Social Media

Crossfit Deletes Facebook and Instagram After User Group Is Deplatformed

In the best of all possible worlds, such actions wouldn't be necessary. In the current climate, boycotting social media might spark a return to a robust marketplace of ideas.


For all the the talk of arbitrary, capricious, or ideologically motivated deplatforming of people, publications, and groups by Facebook, Twitter, YouTube, and other social media platforms, there's been less discussion about high-profile individuals and companies deleting their accounts in response to what they see as unfair, unethical, or misguided behavior.

That might change now that CrossFit, the immensely popular exercise and nutrition enterprise, has announced that it is permanently pulling its Facebook and Instagram accounts. According to an official statement published yesterday:

Facebook deleted without warning or explanation the Banting7DayMealPlan user group. The group has 1.65 million users who post testimonials and other information regarding the efficacy of a low-carbohydrate, high-fat diet. While the site has subsequently been reinstated (also without warning or explanation), Facebook's action should give any serious person reason to pause, especially those of us engaged in activities contrary to prevailing opinion….

Facebook…serves as a de facto authority over the public square, arbitrating a worldwide exchange of information as well as overseeing the security of the individuals and communities who entrust their ideas, work, and private data to this platform. This mandates a certain responsibility and assurance of good faith, transparency, and due process.

CrossFit, Inc., as a voluntary user of and contributor to this marketplace, can and must remove itself from this particular manifestation of the public square when it becomes clear that such responsibilities are betrayed or reneged upon to the detriment of our community.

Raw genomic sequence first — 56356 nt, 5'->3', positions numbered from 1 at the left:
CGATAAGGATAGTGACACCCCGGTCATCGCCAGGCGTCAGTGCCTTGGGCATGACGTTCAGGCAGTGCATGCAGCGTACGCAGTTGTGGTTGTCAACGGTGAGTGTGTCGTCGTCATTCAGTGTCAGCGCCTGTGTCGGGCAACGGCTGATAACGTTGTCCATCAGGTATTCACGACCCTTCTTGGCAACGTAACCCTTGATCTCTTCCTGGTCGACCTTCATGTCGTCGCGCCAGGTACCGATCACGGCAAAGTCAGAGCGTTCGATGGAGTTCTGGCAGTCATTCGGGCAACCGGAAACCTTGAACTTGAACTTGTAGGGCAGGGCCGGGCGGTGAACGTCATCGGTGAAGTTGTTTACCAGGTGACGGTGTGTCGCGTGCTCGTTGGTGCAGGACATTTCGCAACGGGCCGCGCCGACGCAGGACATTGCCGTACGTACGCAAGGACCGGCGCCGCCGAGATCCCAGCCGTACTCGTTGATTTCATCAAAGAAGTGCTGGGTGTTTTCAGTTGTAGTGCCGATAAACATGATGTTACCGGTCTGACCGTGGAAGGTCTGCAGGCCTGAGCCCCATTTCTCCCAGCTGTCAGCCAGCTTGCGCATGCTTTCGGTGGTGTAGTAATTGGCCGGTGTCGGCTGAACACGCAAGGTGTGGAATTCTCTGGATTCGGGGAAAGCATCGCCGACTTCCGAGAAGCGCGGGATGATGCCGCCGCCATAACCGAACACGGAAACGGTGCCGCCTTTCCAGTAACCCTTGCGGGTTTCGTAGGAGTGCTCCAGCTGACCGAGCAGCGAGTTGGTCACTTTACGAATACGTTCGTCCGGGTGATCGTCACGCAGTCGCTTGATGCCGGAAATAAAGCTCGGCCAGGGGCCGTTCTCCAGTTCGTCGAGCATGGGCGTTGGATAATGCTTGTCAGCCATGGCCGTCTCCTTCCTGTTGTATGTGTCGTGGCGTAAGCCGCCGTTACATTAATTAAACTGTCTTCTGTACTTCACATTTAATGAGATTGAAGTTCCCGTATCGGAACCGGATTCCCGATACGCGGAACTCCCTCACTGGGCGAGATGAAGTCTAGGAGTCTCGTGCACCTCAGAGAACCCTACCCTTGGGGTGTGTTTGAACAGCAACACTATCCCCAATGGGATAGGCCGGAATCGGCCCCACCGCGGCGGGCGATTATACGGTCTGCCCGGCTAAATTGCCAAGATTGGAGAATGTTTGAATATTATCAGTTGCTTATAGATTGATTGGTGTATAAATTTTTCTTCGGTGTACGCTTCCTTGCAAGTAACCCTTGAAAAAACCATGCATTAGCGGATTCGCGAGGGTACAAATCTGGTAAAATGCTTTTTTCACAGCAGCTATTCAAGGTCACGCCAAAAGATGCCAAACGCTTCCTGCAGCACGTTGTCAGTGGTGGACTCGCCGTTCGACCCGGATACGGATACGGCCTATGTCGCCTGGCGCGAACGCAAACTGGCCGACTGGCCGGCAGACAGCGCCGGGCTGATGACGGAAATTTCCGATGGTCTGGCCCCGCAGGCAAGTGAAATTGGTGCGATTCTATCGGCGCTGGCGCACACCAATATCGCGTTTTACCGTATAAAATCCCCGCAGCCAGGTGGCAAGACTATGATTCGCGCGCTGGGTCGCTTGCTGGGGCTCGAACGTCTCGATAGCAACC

The statement lists eight additional complaints about Facebook (which owns Instagram), These include the platform's willingness to censor certain accounts or pages at the insistence of governments, its "weak intellectual property protections," and its alleged willingness to act "in the service of food and beverage industry interests" by removing "accounts of communities that have identified the corrupted nutritional science responsible for unchecked global chronic disease." Despite CrossFit's strong condemnation—at one point, the statement declares that by purging dissenting views about low-carb, high-protein diets, "Facebook is complicit in the global chronic disease crisis"—the company does hold open the possibility of returning if Facebook and Instagram restore "good faith, transparency, and due process."

This is one way that marketplaces—whether for goods and services or for ideas—are supposed to work. In the parlance of political economist Albert O. Hirschman, CrossFit is not simply exercising its right of "exit" by leaving Facebook but also its right of "voice" by complaining publicly.

In the best of all worlds, such actions wouldn't be necessary. Instead of taking it upon themselves to police more than true threats and instead of calling for government regulation of expression, Facebook and other social media services would treat their platforms as free-speech zones and focus instead on providing users with tools to personalize their experiences.

But that isn't the world we live in, so CrossFit's public excoriation of Facebook serves an important corrective function. If more high-profile individuals, companies, content creators, and accounts take similar action, it'll be a more libertarian outcome than the government regulation increasingly supported by both liberals and conservatives.

Bonus video: Six years ago, Reason interviewed CrossFit founder Greg Glassman, who talked about being "a rabid libertarian" and a contrarian when it comes to workouts, diets, and more: